Golf

What Chris Kirk did off the golf course means way more to him than what he is doing on it

  • ESPN staff writer
  • Joined ESPN in 2011
  • Graduated from Central Michigan

DETROIT — Chris Kirk is exactly where he wants to be, and it’s not just because he finds himself sitting tied atop the leaderboard in The Rocket Mortgage Classic.

After a second-round 67, Kirk is tied for the lead at 12 under with Webb Simpson after two rounds with a shot at winning the tournament. But where he’s at and his confidence level has more to with his battle with alcoholism, anxiety and depression after working towards sobriety.

He took the past 15 months to focus on his health and mental well-being as he battled his alcohol addiction and depression. Within those 15 months, Kirk took seven months off, away from the game, to help get him back on the path he knew he needed to be on.

He had seen success on the PGA Tour before, climbing to No. 16 in the world golf rankings in 2015, but he was battling and fighting much more than other golfers on the course. He tried to quit drinking multiple times, but was unable to do it on his own.

His depression and anxiety had gotten the best of him and he found himself going back to the bottle no matter how hard he tried to stop.

On April 29, 2019, Kirk knew he needed a change. He couldn’t keep living this way and knew he couldn’t be the husband and father he wanted to be if he kept down this path. On that day, he decided to make a change, to quit drinking and to seek help for his addiction.

Nearly a week later, on May 7, Kirk released a message on Twitter announcing he was only a day away from his 34th birthday, but he had already begun a new and better chapter in his life.

Kirk took time off until November, working on himself rather than perfecting his golf game. Having been wrapped up in the grind of professional golf, trying to be a perfect player, trying to make a living for his family and embracing the competitive nature of the game, Kirk came out of his leave of absence with a new perspective and a fresh outlook on his life and his professional career.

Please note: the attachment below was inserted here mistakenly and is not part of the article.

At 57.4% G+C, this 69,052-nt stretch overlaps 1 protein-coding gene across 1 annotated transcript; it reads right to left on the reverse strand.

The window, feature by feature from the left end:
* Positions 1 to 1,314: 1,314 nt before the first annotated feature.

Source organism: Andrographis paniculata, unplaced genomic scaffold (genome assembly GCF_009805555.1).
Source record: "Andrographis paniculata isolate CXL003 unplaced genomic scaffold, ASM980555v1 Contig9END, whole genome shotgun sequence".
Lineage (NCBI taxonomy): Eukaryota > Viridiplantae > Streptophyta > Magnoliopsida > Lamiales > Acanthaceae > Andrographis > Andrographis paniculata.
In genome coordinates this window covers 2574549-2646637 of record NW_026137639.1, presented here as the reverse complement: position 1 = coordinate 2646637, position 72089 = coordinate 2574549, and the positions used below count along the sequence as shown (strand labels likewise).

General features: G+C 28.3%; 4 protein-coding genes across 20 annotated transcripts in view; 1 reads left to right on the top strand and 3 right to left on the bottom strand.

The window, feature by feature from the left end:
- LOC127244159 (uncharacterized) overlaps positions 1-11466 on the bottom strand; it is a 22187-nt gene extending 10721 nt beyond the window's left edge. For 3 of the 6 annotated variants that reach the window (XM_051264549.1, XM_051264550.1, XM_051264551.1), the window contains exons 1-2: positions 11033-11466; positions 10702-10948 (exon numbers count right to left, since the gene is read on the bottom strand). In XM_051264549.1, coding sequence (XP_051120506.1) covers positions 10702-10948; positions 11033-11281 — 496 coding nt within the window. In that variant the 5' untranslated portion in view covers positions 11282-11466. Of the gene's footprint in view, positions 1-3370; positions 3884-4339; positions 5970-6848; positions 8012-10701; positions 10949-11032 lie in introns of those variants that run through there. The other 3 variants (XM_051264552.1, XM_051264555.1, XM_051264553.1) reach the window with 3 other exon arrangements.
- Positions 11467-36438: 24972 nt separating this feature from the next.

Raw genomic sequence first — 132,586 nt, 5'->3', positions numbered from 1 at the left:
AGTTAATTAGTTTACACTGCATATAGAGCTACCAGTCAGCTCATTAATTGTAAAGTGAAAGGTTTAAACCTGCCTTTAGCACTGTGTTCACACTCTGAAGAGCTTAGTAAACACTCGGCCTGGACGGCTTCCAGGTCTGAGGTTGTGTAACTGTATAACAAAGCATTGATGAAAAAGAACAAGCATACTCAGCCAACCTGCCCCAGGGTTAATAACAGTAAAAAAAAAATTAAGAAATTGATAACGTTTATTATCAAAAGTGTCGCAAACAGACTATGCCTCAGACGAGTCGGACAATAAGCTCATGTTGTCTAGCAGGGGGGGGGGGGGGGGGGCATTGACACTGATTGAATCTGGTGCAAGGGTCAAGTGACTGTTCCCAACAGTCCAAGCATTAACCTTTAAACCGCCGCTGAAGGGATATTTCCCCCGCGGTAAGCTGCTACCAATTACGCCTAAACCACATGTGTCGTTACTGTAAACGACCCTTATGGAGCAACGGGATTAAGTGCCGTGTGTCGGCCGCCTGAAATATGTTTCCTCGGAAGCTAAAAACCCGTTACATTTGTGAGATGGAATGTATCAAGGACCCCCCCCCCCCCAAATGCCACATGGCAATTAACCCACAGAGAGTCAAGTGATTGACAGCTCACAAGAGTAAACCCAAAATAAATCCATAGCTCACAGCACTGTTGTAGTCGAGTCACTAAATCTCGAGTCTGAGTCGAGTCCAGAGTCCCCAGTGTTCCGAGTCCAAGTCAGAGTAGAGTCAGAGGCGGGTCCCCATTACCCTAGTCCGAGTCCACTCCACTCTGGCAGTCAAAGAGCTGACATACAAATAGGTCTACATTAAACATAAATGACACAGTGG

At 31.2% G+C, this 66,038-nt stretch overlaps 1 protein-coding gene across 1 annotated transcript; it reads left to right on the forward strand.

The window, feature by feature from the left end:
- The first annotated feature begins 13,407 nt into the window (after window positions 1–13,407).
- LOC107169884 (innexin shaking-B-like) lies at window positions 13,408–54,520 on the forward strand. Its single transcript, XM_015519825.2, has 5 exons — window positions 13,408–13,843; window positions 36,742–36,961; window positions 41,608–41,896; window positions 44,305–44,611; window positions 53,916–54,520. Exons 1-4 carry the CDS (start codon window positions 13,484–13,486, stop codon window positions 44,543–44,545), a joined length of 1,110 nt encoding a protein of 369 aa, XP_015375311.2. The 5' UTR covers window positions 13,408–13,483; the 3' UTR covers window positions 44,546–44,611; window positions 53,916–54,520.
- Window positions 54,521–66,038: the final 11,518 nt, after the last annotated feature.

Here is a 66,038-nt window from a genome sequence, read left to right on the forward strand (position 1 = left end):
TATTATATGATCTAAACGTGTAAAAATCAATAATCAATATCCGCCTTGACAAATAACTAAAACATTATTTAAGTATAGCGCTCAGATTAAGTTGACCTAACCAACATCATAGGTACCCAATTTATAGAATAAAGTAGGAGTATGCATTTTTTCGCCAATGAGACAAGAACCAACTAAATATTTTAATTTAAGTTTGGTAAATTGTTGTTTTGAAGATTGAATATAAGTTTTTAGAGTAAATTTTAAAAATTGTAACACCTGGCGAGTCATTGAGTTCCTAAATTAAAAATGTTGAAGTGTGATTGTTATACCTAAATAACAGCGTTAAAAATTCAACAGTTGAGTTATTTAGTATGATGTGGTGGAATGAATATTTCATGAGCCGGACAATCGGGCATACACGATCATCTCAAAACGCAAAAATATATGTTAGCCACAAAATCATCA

He had gone from a person filled with anxiety and fear to enjoying the moment he is in, understanding he can’t control everything that happens.

Navigating life as a professional athlete can be overwhelming and that lifestyle took over. The constant travel and the emptiness of being alone on the road filled his mind and helped drive his alcoholism.

When he stopped playing golf, he didn’t know what to think about his future. He didn’t much care at the time, either. He was focused on getting healthy and being there for his family.

“I definitely had feelings for a number of months there that I just had no desire to play golf,” Kirk said. “It wasn’t that, ‘Oh, I hate golf, I never want to do this again,’ I just had no real desire to do it. I felt busy working on what I was working on. But then eventually I started playing golf around home about once a week or so and pretty shortly after that, my love for the game came back and love for competing after that.”